Stay Invested to Reap the Harvest

By Daniel Campbell, CFA

Historically bad to historically good

Value investors who chose to stay the course through the last few years were finally rewarded for their discipline!

Although it’s hard to believe, if we back up just a few months, the one-year period ending September 2020 was the worst return ever for small value stocks relative to larger, more growthy companies, with small value underperforming by a whopping 52%. The three-year returns were also abysmal, with small value underperforming large growth by nearly 26% per year, which is close to the performance disparity we saw during the tech bubble in the late 1990s. However, with the benefit of hindsight, we now know that September 2020 was the low point, as value stocks roared back to earn nearly 50% more than large growth stocks over the next two quarters.1 (more…)

The Randomness of Global Stock Returns

It is difficult to predict future returns by looking at the past, as shown by the performance of global markets since 2001.

  • This table powerfully demonstrates the randomness of global equity returns. It illustrates 20 years of annual returns in 22 developed markets. Each color represents a different country. Each column is sorted top down, from the highest-performing country to the lowest.

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Beyond the Label, ESG Funds May Miss Their Mark

KEY TAKEAWAYS

  • Components of ESG in an investment strategy, how they’re measured, and the method of incorporation can lead to a wide range of investment outcomes.
  • ESG strategies exhibit a broad spectrum of characteristics, which may drive expected returns that differ from the market.
  • Greenhouse gas emissions exposure has varied substantially across ESG strategies, highlighting the importance of looking beyond ESG labels to determine whether an ESG investment is consistent with one’s goals.

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US Debt Level – A concern for your portfolio?

If you’re like most of us, it’s hard to not keep an eye on how the U.S. economy is recovering from everything that’s happened since the start of 2020. However, it’s also easy to fixate on the gloomier economic indicators and try to interpret them as potential warning signs for the recovery and our portfolios. A popular one as of late is federal government debt, which reached a record $28 trillion in March. You might hear pundits and colleagues suggesting that this spells doom for the stock markets and your portfolio. Before making any rash decisions, let’s examine the relationship between federal debt and stock market performance. (more…)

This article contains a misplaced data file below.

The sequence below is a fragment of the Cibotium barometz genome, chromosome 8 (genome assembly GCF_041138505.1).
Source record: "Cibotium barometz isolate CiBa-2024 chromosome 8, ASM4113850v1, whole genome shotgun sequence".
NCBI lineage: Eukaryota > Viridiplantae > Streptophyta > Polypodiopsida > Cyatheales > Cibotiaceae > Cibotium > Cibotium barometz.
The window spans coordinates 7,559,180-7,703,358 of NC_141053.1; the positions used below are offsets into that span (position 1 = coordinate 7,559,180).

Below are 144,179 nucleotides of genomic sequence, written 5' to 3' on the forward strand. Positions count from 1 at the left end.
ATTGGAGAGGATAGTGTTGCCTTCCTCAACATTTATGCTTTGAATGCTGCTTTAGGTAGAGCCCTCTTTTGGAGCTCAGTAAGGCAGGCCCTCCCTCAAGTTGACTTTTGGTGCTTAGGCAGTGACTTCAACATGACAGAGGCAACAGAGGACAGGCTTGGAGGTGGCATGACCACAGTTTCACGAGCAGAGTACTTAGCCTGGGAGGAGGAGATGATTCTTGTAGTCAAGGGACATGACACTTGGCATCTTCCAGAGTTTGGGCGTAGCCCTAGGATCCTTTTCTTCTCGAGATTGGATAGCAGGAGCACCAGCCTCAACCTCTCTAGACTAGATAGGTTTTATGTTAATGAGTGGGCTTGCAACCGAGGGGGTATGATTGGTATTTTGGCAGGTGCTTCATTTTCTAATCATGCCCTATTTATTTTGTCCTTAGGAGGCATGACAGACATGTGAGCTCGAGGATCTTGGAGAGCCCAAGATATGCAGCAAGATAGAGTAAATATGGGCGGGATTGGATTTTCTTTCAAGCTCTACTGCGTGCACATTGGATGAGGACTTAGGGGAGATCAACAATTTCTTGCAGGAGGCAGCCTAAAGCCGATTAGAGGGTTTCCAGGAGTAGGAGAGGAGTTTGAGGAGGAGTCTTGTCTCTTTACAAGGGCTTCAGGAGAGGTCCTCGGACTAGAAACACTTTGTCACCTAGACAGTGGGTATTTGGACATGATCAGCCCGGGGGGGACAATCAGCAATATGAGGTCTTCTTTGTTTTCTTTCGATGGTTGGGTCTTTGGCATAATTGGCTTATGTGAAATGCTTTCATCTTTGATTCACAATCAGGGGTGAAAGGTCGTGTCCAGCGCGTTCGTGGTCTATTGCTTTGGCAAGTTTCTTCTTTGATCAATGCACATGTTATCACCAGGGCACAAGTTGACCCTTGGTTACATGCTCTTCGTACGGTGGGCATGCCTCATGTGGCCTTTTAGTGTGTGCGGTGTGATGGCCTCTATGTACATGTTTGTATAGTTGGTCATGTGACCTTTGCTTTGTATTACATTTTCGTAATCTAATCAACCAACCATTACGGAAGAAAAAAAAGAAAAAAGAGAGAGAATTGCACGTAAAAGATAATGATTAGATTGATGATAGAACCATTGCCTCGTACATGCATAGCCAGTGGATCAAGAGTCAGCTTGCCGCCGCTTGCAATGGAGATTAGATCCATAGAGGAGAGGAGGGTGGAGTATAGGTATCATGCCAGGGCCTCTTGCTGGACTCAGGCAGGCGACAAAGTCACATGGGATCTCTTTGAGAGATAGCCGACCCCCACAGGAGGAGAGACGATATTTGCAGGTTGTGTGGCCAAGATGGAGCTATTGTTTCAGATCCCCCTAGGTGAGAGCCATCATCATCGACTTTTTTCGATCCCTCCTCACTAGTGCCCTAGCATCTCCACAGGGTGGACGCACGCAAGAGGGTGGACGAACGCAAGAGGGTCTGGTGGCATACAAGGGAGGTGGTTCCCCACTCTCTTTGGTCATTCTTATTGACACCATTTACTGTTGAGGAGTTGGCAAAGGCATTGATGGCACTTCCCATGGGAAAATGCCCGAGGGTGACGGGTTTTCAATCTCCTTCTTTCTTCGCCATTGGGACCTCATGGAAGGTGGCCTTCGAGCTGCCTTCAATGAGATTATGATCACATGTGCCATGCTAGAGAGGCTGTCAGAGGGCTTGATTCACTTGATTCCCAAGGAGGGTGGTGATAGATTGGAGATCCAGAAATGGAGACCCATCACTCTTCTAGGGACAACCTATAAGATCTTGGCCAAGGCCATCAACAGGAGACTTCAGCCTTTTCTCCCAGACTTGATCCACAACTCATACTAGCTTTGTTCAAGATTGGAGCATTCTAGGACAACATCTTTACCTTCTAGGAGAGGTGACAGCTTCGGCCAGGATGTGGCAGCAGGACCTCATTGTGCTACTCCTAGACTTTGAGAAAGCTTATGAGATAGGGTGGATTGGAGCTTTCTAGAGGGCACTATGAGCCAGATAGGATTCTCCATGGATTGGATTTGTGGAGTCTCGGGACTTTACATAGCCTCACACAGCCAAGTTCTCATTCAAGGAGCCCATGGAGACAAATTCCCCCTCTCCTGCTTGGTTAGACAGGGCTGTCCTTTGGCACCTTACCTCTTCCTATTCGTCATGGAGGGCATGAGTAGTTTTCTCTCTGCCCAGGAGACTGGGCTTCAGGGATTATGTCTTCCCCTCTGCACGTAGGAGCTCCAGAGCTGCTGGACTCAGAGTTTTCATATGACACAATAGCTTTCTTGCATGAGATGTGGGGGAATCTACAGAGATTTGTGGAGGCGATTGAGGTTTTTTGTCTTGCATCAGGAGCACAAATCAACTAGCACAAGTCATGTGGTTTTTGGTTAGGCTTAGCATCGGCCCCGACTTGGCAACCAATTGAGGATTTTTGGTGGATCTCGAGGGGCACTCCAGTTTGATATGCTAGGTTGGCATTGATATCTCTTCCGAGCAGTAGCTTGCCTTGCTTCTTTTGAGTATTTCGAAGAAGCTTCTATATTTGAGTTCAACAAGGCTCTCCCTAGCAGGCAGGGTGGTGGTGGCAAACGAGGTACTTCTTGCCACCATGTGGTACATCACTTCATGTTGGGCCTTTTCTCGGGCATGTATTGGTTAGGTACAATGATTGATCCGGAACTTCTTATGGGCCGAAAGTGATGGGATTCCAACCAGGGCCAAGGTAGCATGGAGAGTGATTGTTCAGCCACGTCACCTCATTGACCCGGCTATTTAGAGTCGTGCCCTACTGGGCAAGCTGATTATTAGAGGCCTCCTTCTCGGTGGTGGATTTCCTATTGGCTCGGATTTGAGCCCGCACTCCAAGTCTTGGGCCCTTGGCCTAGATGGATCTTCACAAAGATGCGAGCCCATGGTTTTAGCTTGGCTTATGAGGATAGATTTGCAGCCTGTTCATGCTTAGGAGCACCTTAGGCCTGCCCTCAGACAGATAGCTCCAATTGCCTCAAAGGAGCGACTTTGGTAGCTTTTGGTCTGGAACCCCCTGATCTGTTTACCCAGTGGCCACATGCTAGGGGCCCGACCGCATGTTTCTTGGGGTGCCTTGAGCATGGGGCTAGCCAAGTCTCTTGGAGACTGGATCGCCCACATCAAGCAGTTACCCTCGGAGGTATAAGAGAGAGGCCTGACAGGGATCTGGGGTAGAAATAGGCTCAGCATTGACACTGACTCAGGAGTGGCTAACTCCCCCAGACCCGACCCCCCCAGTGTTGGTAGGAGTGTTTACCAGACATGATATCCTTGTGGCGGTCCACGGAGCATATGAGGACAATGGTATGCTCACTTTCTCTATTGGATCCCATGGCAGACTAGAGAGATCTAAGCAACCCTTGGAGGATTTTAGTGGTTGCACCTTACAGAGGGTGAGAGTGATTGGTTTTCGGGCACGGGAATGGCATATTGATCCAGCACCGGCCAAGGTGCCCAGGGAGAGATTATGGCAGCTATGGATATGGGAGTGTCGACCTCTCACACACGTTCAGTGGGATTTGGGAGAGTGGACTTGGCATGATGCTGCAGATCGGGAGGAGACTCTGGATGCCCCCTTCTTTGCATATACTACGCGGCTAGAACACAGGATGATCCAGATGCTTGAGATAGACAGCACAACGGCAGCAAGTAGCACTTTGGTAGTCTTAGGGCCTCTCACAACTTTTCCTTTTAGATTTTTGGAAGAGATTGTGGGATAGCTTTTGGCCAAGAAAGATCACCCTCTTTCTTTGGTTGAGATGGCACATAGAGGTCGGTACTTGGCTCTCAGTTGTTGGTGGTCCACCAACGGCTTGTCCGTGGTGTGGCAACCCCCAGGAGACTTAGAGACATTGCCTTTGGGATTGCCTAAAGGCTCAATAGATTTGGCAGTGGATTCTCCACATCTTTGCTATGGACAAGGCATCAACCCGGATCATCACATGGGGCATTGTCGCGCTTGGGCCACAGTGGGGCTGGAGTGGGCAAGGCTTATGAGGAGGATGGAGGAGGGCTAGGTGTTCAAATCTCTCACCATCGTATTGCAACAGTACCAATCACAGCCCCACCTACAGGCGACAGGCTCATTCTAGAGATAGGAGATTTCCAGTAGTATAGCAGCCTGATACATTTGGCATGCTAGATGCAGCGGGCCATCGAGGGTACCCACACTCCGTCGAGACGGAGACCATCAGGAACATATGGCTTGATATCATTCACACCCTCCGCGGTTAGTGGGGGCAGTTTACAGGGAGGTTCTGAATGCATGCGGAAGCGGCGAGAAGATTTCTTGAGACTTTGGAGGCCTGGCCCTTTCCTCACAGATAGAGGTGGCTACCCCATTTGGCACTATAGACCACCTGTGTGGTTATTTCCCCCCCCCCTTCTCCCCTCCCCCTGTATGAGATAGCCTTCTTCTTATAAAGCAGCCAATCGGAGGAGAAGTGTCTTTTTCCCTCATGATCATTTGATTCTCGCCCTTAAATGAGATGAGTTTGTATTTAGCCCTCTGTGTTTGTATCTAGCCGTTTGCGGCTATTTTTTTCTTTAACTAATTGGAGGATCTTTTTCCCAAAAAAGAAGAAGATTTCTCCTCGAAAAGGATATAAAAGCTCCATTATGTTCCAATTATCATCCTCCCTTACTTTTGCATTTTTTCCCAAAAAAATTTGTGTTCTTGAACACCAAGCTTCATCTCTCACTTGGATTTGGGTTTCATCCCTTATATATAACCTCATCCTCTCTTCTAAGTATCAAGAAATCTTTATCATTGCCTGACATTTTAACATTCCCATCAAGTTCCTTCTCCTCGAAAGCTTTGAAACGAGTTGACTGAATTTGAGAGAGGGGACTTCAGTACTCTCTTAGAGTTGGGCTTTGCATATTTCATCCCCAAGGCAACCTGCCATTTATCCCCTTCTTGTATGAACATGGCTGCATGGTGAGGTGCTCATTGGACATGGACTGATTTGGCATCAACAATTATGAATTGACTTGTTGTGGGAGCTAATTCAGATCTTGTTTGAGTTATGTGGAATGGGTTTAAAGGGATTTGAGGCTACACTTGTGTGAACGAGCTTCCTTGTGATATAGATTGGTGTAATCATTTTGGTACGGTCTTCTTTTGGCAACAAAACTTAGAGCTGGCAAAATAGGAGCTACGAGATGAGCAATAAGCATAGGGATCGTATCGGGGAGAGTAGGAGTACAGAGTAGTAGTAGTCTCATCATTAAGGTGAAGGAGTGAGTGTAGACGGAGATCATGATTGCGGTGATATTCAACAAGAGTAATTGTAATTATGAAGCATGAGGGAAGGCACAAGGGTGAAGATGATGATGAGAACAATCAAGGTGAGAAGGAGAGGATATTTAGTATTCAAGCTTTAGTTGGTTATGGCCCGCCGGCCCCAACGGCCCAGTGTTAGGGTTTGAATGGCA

The Best Time to Invest

Concerns about market downturns certainly come as no surprise. After all, steep corrections and crashes can be alarming for even the most steely and disciplined investors. So, when markets reach all-time highs, investors tend to be concerned about investing their hard-earned money in overvalued stocks. Questions about reducing or even eliminating equity allocations or keeping excess cash on the sidelines soon follow. While these lines of inquiry are completely natural—no one enjoys buying high and selling low—we believe that every day is a good day to invest no matter what the market has done recently. (more…)

How Does Inflation Impact Investors?

When the prices of goods and services increase over time, consumers can buy fewer of them with every dollar they have saved. This erosion of the real purchasing power of wealth is called inflation. Inflation is an important element of investing. In many cases, the reason for saving today is to support future spending. Therefore, keeping pace with inflation is a crucial goal for many investors. To help understand inflation’s impact on purchasing power, consider the following illustration of the effects of inflation over time. In 1916, nine cents would buy a quart of milk. Fifty years later, nine cents would only buy a small glass of milk. And more than 100 years later, nine cents would only buy about seven tablespoons of milk. How can investors potentially prevent this loss of purchasing power from inflation over time? (more…)